The day before my first tutoring session I got sick. I coughed for 24 hours straight. I was able to tutor, but within hours of the student leaving my voice completely disappeared which happens every single time I am sick. The next day I wasn't able to get out of bed. The negative side of me felt so stupid for believing that maybe I could try to spread my wings and be human. I felt dumb for thinking I could push CF aside and try to do something for myself. The hopeful part of my brain that usually cheers me on even when the odds are slim was quiet for the first tie in a very long time. I haven't been well since September. Despite two rounds of IVs and a few rounds of orals, I seem to be in a pattern of sickness that my body can't pull out of. I have been here before and I know I will be here again, but right now it feels like a sinking hole I can't get out of. I also know when I sit here in the bottom of the pit of sickness my hope slowly starts to slip away. With CF the only way to survive is to hold on to hope because we really don't have anything else to grasp for.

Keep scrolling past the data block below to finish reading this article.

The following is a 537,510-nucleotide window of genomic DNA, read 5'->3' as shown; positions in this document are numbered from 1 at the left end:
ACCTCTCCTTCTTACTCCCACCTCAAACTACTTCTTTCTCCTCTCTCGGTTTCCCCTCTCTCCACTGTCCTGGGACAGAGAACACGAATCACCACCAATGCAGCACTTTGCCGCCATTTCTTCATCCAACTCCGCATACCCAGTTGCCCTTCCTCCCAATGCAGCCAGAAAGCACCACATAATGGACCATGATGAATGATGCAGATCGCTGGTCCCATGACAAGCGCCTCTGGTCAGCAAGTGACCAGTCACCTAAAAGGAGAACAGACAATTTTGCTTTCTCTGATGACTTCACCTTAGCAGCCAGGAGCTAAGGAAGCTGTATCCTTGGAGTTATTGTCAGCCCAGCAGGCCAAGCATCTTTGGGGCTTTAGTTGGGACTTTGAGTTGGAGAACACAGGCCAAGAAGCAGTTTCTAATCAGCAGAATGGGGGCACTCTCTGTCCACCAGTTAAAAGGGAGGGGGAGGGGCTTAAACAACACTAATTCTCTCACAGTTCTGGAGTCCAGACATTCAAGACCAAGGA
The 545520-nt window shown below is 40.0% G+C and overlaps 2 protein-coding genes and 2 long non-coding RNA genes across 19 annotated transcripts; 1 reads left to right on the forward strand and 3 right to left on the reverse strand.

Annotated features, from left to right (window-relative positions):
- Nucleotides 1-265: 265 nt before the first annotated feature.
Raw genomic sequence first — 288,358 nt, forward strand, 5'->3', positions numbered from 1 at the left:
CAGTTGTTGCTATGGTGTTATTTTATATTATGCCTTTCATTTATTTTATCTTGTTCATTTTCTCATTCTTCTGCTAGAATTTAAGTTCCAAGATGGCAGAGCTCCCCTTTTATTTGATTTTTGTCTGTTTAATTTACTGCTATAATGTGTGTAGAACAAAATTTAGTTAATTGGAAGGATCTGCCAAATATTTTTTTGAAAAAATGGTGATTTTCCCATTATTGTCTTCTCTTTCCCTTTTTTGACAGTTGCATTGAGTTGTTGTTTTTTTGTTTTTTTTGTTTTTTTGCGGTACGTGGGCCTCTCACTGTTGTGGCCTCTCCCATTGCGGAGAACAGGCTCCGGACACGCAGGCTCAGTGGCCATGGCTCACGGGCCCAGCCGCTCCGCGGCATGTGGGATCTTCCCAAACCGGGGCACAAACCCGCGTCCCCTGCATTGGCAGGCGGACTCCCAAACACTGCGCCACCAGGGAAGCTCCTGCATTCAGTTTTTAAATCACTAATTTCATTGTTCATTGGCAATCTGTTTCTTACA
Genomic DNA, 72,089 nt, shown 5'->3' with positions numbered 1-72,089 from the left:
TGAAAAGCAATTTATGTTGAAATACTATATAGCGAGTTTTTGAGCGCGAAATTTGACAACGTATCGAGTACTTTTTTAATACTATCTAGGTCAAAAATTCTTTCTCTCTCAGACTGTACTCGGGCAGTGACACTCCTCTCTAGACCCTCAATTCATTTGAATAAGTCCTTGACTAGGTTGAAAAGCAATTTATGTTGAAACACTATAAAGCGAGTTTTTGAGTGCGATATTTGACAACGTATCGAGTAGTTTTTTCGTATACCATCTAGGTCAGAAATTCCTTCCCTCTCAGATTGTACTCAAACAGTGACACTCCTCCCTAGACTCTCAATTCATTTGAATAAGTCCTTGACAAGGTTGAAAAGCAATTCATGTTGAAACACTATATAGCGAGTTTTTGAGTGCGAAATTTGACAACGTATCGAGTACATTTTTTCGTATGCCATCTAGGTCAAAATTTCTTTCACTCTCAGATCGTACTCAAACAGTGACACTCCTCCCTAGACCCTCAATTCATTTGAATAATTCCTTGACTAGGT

For now, I am pausing my plans to build a business. It feels like a failure, but maybe it is just a pause button on a future success. Maybe the timing isn't right. Maybe it never will be, but if the time ever is right I know I have a plan. Maybe when I crawl out of this pattern of sickness I will reassess and try again. I will keep this one student and maybe over the next few years I can add a few more. Maybe I can't, but maybe by then I will have learned to let go of the expectations of what life should be like and just live the life I was given.

Saturday, November 24, 2018

Smoke and IVs